Those goofs and corrections range from the amusing to egregious. Sometimes, the names of letter writers are inadvertently switched (from the Arizona Daily Star):
The letter to the editor “Human body not an example” Wednesday on B7 was written by Robert H. Tucker of Tucson. It was not written by Garland E. Twitty of Marana and it is not his viewpoint.
Other times, errors are introduced in editing (San Francisco Chronicle):
Because of an editing error, a letter by Hal Rowland on Sept. 22 read “yellow citizens” when it should have read “fellow citizens.”
False accusations are made (Hamilton Spectator):
A Dec. 4 letter to the editor described Gary McHale in a way that was not accurate. The Hamilton Spectator withdraws any suggestion that Mr. McHale has perpetrated violence in his activities at Caledonia. The Hamilton Spectator apologizes for the error.
Plagiarism is committed (The New York Times):
On Aug. 7, we published a letter from Zachary Townsend, a student at Brown University and a columnist for the student newspaper, about Japan’s role in sex slavery in World War II, and slavery in the world today. We have now learned that the letter included material taken without attribution from an article in the November/December 2006 issue of Foreign Affairs, “The New Global Slave Trade,” by Ethan B. Kapstein.
The student newspaper, The Brown Daily Herald, said in an editors’ note on Monday that it had discovered after a review that several of Mr. Townsend’s columns had included material taken from other sources without attribution and that he had been dismissed as a columnist.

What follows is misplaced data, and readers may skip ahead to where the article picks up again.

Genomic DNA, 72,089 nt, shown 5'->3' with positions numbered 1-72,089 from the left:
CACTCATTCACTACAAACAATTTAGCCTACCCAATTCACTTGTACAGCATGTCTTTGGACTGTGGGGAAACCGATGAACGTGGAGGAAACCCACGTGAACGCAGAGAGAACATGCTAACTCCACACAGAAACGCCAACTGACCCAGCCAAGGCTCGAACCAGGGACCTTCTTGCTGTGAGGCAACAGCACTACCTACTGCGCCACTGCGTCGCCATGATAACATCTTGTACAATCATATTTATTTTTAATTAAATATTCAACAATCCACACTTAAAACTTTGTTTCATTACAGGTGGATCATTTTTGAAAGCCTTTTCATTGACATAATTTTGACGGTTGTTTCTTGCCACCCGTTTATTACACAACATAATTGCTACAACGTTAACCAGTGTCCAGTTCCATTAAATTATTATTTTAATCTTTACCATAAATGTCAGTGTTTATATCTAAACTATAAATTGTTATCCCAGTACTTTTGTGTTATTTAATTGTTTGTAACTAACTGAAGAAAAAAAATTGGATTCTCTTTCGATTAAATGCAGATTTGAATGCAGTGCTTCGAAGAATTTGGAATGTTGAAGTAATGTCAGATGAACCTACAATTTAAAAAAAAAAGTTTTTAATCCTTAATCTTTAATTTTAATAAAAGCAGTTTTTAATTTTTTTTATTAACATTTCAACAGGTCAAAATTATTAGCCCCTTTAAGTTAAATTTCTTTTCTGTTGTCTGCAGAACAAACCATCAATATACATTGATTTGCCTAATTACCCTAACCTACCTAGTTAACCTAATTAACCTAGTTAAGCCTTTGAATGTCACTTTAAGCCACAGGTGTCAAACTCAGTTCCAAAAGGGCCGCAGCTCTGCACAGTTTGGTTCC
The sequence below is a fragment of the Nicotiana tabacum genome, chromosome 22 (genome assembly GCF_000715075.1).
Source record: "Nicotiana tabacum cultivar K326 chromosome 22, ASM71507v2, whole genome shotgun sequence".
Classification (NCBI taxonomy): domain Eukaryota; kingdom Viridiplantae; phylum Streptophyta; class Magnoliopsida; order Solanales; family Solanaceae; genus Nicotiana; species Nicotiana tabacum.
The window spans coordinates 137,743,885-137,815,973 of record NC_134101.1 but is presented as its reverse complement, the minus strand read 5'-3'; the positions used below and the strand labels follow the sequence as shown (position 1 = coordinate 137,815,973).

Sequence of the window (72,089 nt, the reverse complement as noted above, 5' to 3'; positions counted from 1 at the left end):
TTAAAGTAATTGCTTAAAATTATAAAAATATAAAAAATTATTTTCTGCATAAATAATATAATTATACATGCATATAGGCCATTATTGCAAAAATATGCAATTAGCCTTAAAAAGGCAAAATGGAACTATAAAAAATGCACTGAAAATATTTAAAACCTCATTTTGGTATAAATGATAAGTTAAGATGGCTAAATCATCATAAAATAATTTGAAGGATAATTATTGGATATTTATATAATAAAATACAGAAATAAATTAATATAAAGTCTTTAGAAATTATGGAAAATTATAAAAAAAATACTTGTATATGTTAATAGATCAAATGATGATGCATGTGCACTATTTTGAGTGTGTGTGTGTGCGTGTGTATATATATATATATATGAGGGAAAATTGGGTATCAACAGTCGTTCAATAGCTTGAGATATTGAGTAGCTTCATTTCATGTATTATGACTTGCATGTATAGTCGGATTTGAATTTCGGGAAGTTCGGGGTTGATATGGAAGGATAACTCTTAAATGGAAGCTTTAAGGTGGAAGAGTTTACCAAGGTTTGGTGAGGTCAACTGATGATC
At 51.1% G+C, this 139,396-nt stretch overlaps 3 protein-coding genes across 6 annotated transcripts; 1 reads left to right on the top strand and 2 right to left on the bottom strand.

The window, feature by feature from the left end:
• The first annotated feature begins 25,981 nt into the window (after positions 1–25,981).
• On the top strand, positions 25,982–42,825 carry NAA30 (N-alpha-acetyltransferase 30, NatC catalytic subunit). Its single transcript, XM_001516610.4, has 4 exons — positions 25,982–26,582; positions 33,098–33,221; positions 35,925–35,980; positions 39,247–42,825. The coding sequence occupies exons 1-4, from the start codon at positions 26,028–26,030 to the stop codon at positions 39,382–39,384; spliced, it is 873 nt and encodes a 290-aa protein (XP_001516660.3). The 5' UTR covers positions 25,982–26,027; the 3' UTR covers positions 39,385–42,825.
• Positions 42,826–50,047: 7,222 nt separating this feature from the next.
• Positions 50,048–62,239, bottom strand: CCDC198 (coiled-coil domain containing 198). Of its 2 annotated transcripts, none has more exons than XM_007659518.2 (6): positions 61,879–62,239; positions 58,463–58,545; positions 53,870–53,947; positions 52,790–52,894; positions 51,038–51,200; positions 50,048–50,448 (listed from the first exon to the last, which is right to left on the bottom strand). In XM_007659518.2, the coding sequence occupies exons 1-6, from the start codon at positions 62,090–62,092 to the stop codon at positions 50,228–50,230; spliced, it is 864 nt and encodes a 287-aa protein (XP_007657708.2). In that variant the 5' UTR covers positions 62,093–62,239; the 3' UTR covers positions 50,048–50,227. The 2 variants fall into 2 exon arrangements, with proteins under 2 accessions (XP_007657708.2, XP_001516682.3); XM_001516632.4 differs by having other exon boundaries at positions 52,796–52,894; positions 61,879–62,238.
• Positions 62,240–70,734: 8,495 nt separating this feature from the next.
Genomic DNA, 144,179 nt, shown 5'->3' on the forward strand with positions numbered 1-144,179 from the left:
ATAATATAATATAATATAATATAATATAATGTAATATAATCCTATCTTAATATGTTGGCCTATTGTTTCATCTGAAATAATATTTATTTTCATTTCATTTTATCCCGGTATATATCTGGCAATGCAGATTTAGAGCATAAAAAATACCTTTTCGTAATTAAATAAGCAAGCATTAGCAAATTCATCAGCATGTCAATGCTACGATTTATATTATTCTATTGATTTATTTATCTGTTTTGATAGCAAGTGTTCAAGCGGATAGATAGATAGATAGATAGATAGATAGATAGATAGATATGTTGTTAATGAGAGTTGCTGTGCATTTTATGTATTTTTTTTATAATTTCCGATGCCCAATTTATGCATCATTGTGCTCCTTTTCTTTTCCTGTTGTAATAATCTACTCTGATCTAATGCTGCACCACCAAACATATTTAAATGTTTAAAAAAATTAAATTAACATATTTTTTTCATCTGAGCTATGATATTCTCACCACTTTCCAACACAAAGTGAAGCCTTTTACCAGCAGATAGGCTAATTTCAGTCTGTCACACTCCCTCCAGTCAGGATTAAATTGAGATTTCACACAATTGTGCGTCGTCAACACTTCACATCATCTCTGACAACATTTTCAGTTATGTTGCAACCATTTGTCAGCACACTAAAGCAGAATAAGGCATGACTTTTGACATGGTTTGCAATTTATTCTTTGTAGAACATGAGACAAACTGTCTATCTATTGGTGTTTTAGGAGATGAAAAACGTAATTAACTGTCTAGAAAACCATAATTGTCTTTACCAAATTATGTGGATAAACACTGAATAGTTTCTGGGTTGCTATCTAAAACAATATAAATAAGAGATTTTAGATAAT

Reached by e-mail on Tuesday about his letter in The Times, Mr. Townsend said he had read the Foreign Affairs article but had not intended to plagiarize from it.
Had we known of the unattributed material, we would not have published Mr. Townsend’s letter.
To my knowledge, the Times hasn’t made an announcement about the results of its plan to reexamine its verification procedures, so we’ll have to wait and see what solutions, if any, the paper can come up with. It’s admittedly a unique challenge to read, fact check, edit, and verify the authorship of such a large number of letters.
One useful strategy, since so many letters now come via e-mail, would be to create an online form for letter writers similar to the Chicago Tribune’s error report form. This form would require people to fill out information such as their name, home/work and email address, home or office phone number. It would cut down on the number of people who send in letters and offer nothing more than a firstname.lastname@example.org e-mail address.
The form would speed up the process of gathering identifying information, and enable an editor to quickly check if the phone number matches the address or affiliation given. Of course, one of the best ways to verify authorship is decidedly old school: pick up the phone and call them.
Apart from that, any letter that accuses someone of “brandishing dildoes and ‘doobies’ or marijuana joints” requires a genuine fact check, however painful it may be.
Correction of the Week
“Due to space restrictions, the word “vegetarian” was omitted from the description of Rabbi Arie Chark’s favourite Chinese restaurant (”It’s a tough time to be Jewish,” Jan. 2). Rabbi Chark would like to assure readers that he does, in fact, keep kosher.” – Winnipeg Sun
“A STORY in The Advertiser yesterday stated that 9030 interstate visitors spent a night holidaying in SA in 2007, with that figure forecast to drop to 8699 this year.
The correct figures were 9,030,000 total visitor nights spent in SA in 2007, to drop to 8,699,000 during 2009.” – The Advertiser (Australia)
“The article “Unified standard seen linking mobile world” published yesterday incorrectly stated that telecommunications executive Craig Ehrlich is married to Christine Loh Kung-wai. Statements attributed to Mr Ehrlich that he used the term “wife” to describe his relationship with Ms Loh were in fact not what he said. We apologise for any embarrassment this has caused.” – South China Morning Post